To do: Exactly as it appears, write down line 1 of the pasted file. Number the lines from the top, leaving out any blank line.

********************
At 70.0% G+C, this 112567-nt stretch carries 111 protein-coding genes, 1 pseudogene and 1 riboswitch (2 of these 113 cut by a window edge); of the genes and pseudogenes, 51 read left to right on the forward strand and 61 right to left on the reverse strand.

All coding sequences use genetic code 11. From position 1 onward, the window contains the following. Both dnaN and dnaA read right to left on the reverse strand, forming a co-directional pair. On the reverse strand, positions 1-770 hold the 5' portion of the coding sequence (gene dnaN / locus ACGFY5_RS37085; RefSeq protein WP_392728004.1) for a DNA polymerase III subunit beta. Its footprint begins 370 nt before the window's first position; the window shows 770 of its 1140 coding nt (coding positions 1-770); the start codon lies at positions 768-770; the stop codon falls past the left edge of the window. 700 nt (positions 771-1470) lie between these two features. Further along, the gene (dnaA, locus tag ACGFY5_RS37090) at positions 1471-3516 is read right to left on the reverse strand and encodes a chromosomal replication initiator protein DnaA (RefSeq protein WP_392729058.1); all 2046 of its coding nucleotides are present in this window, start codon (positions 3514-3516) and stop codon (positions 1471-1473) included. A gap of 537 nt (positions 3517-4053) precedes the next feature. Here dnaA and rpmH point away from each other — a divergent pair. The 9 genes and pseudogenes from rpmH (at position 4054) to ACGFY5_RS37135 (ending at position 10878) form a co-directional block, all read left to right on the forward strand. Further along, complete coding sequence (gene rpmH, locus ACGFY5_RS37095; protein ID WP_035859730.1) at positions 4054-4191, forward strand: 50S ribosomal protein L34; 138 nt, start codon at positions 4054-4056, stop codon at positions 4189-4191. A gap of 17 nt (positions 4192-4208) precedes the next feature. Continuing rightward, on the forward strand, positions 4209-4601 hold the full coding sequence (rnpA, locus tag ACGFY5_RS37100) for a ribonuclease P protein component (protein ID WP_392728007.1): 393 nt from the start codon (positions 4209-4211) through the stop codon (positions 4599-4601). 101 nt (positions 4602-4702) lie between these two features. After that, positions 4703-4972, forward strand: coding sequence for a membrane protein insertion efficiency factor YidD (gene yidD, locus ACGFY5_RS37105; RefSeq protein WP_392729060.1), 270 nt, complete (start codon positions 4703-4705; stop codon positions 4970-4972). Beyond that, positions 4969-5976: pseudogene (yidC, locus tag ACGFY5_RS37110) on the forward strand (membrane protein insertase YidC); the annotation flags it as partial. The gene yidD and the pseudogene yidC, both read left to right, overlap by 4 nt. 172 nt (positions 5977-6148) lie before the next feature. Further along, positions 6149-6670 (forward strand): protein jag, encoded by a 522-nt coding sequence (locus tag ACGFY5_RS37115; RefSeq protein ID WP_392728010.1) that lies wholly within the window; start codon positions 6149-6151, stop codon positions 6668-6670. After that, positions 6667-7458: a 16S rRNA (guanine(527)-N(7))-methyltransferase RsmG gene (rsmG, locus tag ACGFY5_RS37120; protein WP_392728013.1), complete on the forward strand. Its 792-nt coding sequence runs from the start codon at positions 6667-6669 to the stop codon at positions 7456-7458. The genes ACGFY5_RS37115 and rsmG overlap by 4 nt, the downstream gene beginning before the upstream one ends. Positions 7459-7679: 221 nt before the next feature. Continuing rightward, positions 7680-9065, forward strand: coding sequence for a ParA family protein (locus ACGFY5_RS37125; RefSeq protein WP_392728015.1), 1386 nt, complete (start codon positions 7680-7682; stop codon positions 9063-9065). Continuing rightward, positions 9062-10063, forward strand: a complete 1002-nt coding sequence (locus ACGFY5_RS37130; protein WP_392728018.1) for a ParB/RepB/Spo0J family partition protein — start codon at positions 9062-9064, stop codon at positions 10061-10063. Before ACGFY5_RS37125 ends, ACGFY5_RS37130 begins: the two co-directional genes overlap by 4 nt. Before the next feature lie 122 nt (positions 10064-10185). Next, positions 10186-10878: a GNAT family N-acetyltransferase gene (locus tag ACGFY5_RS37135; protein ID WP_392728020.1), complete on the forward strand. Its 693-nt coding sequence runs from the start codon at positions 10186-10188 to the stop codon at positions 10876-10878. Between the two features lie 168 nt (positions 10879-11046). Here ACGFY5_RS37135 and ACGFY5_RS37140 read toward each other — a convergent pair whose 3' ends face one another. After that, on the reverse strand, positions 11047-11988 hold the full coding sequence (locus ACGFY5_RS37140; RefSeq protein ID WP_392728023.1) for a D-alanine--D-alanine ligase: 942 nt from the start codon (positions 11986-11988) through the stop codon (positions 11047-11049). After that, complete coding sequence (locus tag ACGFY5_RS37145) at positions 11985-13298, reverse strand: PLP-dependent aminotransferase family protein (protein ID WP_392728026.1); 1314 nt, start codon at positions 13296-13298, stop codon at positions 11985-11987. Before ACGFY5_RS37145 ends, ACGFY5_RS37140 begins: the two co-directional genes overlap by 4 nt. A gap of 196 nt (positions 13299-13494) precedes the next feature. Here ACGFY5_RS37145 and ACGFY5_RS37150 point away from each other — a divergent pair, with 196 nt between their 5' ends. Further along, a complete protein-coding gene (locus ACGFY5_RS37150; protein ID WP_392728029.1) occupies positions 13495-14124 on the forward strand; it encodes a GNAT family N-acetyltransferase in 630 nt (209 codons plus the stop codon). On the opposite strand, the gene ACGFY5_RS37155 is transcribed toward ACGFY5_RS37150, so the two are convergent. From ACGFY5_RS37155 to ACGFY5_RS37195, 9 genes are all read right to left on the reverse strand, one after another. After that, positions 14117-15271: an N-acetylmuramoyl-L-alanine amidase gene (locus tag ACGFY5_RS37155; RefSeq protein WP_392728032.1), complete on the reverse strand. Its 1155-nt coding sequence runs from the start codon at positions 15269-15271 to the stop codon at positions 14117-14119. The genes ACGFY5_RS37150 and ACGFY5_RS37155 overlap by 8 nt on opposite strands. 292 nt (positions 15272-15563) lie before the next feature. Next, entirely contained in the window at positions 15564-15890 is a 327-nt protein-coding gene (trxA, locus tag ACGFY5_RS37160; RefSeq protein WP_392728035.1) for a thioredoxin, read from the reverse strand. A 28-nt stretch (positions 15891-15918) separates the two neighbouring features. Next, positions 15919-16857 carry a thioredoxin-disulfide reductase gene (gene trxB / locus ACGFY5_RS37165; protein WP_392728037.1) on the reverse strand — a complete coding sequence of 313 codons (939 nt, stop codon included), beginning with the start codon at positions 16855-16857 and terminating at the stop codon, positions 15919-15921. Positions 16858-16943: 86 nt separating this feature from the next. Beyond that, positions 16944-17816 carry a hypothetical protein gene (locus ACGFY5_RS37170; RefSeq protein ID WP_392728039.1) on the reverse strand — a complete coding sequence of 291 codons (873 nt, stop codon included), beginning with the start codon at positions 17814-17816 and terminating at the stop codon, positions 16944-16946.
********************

At 70.0% G+C, this 112567-nt stretch carries 111 protein-coding genes, 1 pseudogene and 1 riboswitch (2 of these 113 cut by a window edge); of the genes and pseudogenes, 51 read left to right on the forward strand and 61 right to left on the reverse strand.